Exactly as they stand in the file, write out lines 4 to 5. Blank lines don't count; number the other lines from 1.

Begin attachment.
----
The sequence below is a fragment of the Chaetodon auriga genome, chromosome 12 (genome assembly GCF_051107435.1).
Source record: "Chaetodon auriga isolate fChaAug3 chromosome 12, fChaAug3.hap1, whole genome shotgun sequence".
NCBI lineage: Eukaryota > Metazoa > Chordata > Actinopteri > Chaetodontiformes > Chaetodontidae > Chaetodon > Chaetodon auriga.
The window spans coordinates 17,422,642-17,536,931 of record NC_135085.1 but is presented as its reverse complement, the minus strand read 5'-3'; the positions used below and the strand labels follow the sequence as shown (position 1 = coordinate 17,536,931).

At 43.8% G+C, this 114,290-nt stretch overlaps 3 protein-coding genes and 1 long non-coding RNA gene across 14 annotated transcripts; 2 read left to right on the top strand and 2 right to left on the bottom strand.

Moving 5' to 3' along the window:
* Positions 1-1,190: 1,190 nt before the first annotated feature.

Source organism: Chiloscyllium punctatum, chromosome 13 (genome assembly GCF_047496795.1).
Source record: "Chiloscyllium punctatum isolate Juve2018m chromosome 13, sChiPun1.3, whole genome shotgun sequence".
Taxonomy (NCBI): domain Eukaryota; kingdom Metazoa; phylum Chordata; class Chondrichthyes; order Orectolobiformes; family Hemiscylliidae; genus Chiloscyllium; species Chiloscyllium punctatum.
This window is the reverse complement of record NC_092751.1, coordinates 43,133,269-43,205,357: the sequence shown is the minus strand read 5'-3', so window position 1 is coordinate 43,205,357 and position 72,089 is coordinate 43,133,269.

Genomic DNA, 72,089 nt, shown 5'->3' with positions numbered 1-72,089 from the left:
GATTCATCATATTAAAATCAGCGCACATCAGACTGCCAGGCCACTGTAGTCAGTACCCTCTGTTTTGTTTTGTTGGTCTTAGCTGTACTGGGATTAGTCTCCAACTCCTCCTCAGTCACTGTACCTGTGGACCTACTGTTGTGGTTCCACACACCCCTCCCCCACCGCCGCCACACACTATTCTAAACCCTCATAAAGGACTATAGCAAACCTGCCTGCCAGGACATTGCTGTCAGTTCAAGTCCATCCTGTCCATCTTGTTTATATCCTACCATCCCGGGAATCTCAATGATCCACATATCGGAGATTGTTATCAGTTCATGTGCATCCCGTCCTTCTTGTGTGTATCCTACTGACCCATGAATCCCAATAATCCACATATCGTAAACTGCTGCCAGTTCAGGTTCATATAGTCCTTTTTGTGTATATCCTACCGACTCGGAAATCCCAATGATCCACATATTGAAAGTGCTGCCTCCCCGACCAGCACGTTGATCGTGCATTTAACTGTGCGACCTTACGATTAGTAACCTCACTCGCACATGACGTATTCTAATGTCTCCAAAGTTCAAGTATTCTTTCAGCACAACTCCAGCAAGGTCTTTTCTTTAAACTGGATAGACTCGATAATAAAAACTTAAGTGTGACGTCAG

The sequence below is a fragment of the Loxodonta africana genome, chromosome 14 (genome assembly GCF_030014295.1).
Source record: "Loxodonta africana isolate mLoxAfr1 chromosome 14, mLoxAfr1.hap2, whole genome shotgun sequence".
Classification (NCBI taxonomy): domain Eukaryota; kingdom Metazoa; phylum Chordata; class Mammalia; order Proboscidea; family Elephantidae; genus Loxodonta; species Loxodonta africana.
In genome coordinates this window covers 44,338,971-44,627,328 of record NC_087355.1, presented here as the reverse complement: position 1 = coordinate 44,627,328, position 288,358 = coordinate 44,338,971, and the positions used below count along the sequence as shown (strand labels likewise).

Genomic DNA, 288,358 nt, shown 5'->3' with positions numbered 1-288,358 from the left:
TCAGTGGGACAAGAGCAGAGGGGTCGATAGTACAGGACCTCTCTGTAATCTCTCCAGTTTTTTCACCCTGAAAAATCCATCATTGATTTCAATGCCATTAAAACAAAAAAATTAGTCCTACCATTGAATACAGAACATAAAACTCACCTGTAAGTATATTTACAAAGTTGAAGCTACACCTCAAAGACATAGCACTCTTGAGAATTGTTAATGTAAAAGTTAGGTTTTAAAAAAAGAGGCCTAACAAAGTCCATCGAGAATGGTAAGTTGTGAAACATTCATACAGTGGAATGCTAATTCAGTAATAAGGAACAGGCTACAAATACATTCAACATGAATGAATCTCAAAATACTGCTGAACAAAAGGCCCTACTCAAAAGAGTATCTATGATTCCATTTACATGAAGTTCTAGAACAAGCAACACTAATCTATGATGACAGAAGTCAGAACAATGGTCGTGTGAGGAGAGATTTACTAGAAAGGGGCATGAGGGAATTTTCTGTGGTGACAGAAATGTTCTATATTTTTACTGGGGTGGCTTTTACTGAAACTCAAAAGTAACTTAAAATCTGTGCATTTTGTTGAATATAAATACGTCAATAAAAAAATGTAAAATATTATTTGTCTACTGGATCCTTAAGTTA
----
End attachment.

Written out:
The window spans coordinates 17,422,642-17,536,931 of record NC_135085.1 but is presented as its reverse complement, the minus strand read 5'-3'; the positions used below and the strand labels follow the sequence as shown (position 1 = coordinate 17,536,931).

At 43.8% G+C, this 114,290-nt stretch overlaps 3 protein-coding genes and 1 long non-coding RNA gene across 14 annotated transcripts; 2 read left to right on the top strand and 2 right to left on the bottom strand.